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Fourth Sunday of Easter, April 17, 2016

I was sitting on the porch steps of my townhouse, feeling blue. I had nowhere to go, nothing interesting to do. Classes hadn’t started yet, and Evan was busy with his electronic games. My mentor came by on her way to a gathering and we talked for a little while. After a while I couldn’t help it. I just burst into tears. My mentor asked me why I was crying. “I’m lonely,” I sobbed. “I don’t know anyone”. But my wise friend said to me, “No, it’s not because you don’t know anyone, it is because nobody knows you”. She was right. I had moved away from home and the only person I really knew was Evan. That would change once classes started, but right now I longed to have someone who knew me and wanted to be with me, who accepted and loved me, one with whom I could share myself.

Knowing and being known is what Jesus is all about in this gospel. The Pharisees want an up-front, plain speaking Harry Truman sort of answer about whether or not Jesus is the Messiah. Depending on their intentions, if he says he is, they can either get him in trouble for claiming his relationship to God or urge him on to defeat the Romans (Richard I. Pervo). But being the Messiah is not about a plain simple rational decision. Being the Messiah is about an experience (Gary D. Jones). It is about knowing and being known. It is like a shepherd with his sheep.

Jesus tells the Jews that are asking that he has told them already, but he hasn’t really said it in words. The only person he has told that he is the Messiah is the Samaritan woman at the well. His deeds he says, testify to who he is – his turning water into wine at the wedding feast in Cana, his feeding the 5000, his healings. They are more than ample proof that he is who they say he is, but because they want proof, they cannot believe from experience and that puts them far from him. They are not his sheep.

Knowing and being known, is how we are in relationship with God, rather than through a process of intellectual assent, though our minds are certainly an important part of how we structure our beliefs and develop our relationship with God. It is our experience that is our best teacher. We need to center our belief in Jesus as the Messiah on our experience of him.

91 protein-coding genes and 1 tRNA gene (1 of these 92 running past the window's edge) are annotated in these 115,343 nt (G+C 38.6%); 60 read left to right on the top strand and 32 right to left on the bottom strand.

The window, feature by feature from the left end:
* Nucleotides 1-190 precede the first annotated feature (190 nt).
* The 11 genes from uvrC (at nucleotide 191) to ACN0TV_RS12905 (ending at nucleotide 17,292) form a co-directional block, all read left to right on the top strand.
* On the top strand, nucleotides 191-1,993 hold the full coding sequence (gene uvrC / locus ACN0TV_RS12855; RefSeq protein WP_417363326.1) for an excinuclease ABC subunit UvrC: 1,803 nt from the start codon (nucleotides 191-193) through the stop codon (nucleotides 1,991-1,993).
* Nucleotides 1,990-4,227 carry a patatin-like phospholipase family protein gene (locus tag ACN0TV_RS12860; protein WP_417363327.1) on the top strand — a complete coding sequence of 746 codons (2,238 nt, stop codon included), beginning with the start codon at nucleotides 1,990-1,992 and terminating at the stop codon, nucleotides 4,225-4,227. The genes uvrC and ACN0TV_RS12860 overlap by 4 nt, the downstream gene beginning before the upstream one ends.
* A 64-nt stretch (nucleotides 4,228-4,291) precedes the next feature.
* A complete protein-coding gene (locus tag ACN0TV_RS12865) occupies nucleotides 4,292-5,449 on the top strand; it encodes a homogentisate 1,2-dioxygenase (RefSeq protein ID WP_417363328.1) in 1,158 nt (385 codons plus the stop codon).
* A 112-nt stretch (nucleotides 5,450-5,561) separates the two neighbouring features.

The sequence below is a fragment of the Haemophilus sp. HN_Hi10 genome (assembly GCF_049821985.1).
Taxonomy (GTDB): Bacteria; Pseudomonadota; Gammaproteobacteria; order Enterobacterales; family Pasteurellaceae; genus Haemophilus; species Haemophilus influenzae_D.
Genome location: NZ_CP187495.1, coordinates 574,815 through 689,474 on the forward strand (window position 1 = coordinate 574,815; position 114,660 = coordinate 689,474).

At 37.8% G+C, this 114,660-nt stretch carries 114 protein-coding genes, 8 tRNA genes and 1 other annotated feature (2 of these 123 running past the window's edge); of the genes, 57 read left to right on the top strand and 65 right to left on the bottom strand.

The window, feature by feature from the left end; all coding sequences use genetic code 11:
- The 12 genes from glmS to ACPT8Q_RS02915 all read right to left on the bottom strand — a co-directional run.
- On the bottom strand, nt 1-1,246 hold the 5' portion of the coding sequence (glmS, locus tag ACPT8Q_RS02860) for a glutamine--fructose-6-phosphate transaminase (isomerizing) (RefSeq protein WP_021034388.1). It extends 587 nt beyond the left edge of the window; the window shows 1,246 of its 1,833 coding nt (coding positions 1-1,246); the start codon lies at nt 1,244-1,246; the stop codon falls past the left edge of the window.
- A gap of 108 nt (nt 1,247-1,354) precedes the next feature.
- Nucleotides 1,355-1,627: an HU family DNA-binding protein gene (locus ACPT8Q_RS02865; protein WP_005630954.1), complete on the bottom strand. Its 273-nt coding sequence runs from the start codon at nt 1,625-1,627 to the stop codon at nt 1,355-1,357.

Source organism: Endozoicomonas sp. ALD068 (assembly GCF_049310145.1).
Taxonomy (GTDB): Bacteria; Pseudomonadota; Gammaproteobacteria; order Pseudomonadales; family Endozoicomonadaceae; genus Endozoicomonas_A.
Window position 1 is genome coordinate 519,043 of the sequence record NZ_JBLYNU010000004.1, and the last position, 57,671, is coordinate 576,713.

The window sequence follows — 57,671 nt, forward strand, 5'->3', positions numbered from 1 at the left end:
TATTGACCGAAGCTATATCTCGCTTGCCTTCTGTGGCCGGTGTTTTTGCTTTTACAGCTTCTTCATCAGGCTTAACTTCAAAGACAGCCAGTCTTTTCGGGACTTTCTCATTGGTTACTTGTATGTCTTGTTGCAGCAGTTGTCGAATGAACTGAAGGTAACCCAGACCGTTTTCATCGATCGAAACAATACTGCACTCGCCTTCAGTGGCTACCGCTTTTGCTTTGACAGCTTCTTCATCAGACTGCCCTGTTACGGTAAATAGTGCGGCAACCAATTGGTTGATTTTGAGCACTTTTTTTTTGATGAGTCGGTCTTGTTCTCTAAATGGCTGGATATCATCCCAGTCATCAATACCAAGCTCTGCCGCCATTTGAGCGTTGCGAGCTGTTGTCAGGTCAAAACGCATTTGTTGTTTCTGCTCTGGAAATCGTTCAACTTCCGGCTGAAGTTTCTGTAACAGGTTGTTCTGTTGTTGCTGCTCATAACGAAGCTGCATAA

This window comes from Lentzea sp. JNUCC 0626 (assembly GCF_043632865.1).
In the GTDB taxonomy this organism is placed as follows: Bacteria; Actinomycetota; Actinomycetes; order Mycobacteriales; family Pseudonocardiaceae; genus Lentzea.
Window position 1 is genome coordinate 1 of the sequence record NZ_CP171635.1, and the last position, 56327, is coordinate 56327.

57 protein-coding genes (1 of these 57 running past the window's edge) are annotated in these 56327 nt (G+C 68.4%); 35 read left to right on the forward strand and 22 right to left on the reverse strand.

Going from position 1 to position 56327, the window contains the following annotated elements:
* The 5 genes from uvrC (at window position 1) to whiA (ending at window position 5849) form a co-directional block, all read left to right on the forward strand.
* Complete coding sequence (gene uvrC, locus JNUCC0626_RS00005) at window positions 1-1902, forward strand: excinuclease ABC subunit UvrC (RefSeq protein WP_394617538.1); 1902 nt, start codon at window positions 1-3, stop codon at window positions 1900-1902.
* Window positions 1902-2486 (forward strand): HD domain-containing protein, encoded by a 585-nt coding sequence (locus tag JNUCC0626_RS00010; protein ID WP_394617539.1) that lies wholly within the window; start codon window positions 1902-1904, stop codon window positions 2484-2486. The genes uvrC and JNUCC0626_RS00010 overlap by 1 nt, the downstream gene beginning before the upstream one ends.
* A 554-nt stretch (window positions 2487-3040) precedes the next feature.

So who is the good shepherd? What can we learn about him that makes us want to know him?

The good shepherd says that he and the Father are one. In this passage, it doesn’t mean that Jesus is the Word of God, though he is that, but it means that God and Jesus have a unity of purpose. What Jesus does is inseparable from what God would do. Jesus shows what God’s character is like through his own character. And Jesus’ business has been about healing and nurturing and celebration and wholeness. Jesus is about making things new. He has healed the sick of their diseases; he has made people glad with new wine at a joyous wedding celebration. He has fed many thousands of hungry people with just a few loaves and fish. Wherever Jesus goes abundance follows. God is like that too. God blesses people throughout the Hebrew Scriptures and helps them be a blessing to others. God multiplies the people’s joy and leads them into land flowing with milk and honey. God is in the business of making wonderful things possible and so is Jesus.

The good shepherd protects the sheep. He holds the sheep in his hands, and no one can snatch them away – not the empire, not the devil, not even death. The good shepherd wants the sheep to thrive and be happy. He leads them beside green pastures and makes sure they have good water to drink. He restores their souls. The good shepherd knows he will have to lay down his life for the sheep to free them from sin and death and he does this willingly because he loves the sheep so much.